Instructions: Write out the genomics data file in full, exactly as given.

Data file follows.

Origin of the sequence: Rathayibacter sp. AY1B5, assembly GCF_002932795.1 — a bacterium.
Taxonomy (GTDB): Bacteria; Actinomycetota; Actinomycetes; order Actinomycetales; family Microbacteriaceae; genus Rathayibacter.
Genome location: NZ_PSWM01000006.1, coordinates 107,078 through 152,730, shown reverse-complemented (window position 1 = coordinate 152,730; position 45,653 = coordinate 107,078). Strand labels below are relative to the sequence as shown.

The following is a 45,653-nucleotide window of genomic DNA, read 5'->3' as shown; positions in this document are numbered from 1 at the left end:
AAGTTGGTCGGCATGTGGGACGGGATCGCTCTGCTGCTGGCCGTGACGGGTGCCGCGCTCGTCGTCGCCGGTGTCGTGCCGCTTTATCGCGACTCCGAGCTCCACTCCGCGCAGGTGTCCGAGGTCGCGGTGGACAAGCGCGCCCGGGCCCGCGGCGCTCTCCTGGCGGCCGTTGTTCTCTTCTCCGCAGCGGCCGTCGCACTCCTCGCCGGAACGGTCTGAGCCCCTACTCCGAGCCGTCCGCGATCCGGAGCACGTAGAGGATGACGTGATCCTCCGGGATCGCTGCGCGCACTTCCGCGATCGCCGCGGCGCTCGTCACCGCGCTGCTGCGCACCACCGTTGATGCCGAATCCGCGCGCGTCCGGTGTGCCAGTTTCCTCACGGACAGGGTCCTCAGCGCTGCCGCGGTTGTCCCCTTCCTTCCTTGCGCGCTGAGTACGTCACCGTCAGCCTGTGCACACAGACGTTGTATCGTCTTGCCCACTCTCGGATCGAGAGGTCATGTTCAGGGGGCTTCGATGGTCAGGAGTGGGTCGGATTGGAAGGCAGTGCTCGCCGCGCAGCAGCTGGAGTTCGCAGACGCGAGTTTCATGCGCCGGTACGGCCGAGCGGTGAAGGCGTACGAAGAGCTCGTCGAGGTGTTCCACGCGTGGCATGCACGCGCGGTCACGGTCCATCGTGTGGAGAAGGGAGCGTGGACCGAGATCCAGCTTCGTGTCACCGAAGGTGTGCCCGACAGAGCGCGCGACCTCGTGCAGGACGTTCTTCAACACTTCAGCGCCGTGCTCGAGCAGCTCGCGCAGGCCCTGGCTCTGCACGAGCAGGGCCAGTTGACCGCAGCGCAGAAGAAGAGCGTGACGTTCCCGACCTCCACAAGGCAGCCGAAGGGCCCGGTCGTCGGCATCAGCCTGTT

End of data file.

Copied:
Origin of the sequence: Rathayibacter sp. AY1B5, assembly GCF_002932795.1 — a bacterium.
Taxonomy (GTDB): Bacteria; Actinomycetota; Actinomycetes; order Actinomycetales; family Microbacteriaceae; genus Rathayibacter.
Genome location: NZ_PSWM01000006.1, coordinates 107,078 through 152,730, shown reverse-complemented (window position 1 = coordinate 152,730; position 45,653 = coordinate 107,078). Strand labels below are relative to the sequence as shown.

The following is a 45,653-nucleotide window of genomic DNA, read 5'->3' as shown; positions in this document are numbered from 1 at the left end:
AAGTTGGTCGGCATGTGGGACGGGATCGCTCTGCTGCTGGCCGTGACGGGTGCCGCGCTCGTCGTCGCCGGTGTCGTGCCGCTTTATCGCGACTCCGAGCTCCACTCCGCGCAGGTGTCCGAGGTCGCGGTGGACAAGCGCGCCCGGGCCCGCGGCGCTCTCCTGGCGGCCGTTGTTCTCTTCTCCGCAGCGGCCGTCGCACTCCTCGCCGGAACGGTCTGAGCCCCTACTCCGAGCCGTCCGCGATCCGGAGCACGTAGAGGATGACGTGATCCTCCGGGATCGCTGCGCGCACTTCCGCGATCGCCGCGGCGCTCGTCACCGCGCTGCTGCGCACCACCGTTGATGCCGAATCCGCGCGCGTCCGGTGTGCCAGTTTCCTCACGGACAGGGTCCTCAGCGCTGCCGCGGTTGTCCCCTTCCTTCCTTGCGCGCTGAGTACGTCACCGTCAGCCTGTGCACACAGACGTTGTATCGTCTTGCCCACTCTCGGATCGAGAGGTCATGTTCAGGGGGCTTCGATGGTCAGGAGTGGGTCGGATTGGAAGGCAGTGCTCGCCGCGCAGCAGCTGGAGTTCGCAGACGCGAGTTTCATGCGCCGGTACGGCCGAGCGGTGAAGGCGTACGAAGAGCTCGTCGAGGTGTTCCACGCGTGGCATGCACGCGCGGTCACGGTCCATCGTGTGGAGAAGGGAGCGTGGACCGAGATCCAGCTTCGTGTCACCGAAGGTGTGCCCGACAGAGCGCGCGACCTCGTGCAGGACGTTCTTCAACACTTCAGCGCCGTGCTCGAGCAGCTCGCGCAGGCCCTGGCTCTGCACGAGCAGGGCCAGTTGACCGCAGCGCAGAAGAAGAGCGTGACGTTCCCGACCTCCACAAGGCAGCCGAAGGGCCCGGTCGTCGGCATCAGCCTGTT